Hogg and Farnaby’s deadpan underplaying stands in stark contrast to what amounts to a creative diarrhoea around them. The film is described as ‘a road movie set entirely in a flat’ as the European tour is recreated from Stephen’s various hoardings. We are treated to a variety of animation styles from claymation to Paddington Bear-type black and white paper cut-outs and a clockwork fairground in the style of Michel Gondry or Alexander Calder’s zoo. The surreal clash of the fantastic and the mundane is reminiscent of the great Czech animator Jan Å vankmajer without ever quite approaching his dark sense of humour. Instead, the whole film is coated with heavy doses of Amelie-style whimsy (which some stomachs might find a bit cloying), but the sheer inventiveness just about pulls it through. Best of all is the bull - when he finally makes his appearance he is a marvel of stop-motion animation and well worthy of his place in the title.

However, the film’s major flaw is perhaps King’s script, which is not up to the standard of the writing in The Mighty Boosh and certainly not as consistently funny. Many jokes seem too obvious while others just fall flat and the film is far more successful at being funny-peculiar than funny-ha-ha. But it is a visual delight and fascinating to watch, and is a strong debut for King, which augurs well for the Mighty Boosh movie that is rumoured to be in development.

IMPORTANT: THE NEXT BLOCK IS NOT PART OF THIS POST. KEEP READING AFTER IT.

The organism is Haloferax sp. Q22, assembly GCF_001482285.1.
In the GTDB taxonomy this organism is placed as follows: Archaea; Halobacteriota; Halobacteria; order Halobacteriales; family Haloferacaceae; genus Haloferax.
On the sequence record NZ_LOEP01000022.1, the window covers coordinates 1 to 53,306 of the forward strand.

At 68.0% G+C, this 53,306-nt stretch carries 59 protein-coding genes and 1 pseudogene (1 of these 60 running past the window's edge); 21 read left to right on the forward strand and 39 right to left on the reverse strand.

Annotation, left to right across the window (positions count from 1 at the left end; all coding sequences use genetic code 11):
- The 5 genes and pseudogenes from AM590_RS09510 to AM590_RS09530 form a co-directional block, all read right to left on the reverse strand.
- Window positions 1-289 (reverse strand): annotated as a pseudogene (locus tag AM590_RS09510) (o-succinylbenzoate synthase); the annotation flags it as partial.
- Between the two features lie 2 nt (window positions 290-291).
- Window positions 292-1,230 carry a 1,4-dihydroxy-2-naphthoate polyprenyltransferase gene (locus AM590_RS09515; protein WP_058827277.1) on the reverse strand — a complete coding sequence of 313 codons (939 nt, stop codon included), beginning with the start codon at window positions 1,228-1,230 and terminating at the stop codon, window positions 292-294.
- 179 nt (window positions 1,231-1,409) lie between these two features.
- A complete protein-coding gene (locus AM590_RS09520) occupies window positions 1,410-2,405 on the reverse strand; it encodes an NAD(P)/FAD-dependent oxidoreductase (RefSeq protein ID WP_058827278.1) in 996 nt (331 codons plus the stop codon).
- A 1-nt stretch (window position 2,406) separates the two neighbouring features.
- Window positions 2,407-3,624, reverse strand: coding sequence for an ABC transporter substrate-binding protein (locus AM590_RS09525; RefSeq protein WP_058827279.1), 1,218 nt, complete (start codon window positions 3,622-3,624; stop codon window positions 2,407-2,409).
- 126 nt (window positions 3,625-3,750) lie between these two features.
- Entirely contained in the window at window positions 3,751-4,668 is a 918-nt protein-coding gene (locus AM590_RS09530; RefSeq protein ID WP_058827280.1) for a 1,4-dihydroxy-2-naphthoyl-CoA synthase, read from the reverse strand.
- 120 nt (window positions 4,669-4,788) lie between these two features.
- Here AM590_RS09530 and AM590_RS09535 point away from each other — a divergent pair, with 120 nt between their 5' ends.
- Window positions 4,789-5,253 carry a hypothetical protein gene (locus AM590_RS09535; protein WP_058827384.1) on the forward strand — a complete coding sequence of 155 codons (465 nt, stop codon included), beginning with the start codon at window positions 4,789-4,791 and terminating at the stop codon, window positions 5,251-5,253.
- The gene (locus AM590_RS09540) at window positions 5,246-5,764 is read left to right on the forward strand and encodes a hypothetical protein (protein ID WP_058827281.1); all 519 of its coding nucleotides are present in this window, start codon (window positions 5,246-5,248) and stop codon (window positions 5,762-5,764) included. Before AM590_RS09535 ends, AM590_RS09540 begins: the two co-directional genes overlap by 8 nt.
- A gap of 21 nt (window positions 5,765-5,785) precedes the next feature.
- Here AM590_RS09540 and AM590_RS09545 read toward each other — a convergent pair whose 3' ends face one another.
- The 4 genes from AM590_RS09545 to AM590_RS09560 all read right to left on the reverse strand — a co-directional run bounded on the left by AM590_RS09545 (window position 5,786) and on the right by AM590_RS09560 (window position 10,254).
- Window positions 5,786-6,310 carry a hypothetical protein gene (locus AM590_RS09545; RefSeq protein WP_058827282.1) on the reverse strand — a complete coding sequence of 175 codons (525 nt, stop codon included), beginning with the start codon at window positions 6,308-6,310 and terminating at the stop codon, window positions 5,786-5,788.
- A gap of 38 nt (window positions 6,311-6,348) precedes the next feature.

Paul Huckerby

The Sorrow and the Pity

The Sorrow and the Pity

Format: DVD

Date: 24 August 2009

Distributor: Arrow Films

Director: Marcel Ophí¼ls

Original title: Le Chagrin et la pitié

Featuring: Marcel Ophí¼ls, Pierre Mendí¨s-France, Christian de la Mazií¨re, Helmuth Tausend, Georges Bidault, Emile Coulaudon

France 1969

249 mins

This famous French documentary, which looks at the town of Clermont-Ferrand in the Auvergne region during the German occupation in the Second World War, was made in 1969 but was withdrawn from distribution and not generally seen till 1981.

Why was the film so controversial in France? It has the reputation of having exposed the extent of wartime collaboration. But I don’t believe that it revealed much that wasn’t known already. A simple answer to the question is that it showed participants in the events of 1940 to 1944 discussing things that most of the people who had experienced them preferred not to discuss. And there was a new generation ready to hear what their parents might not have told them.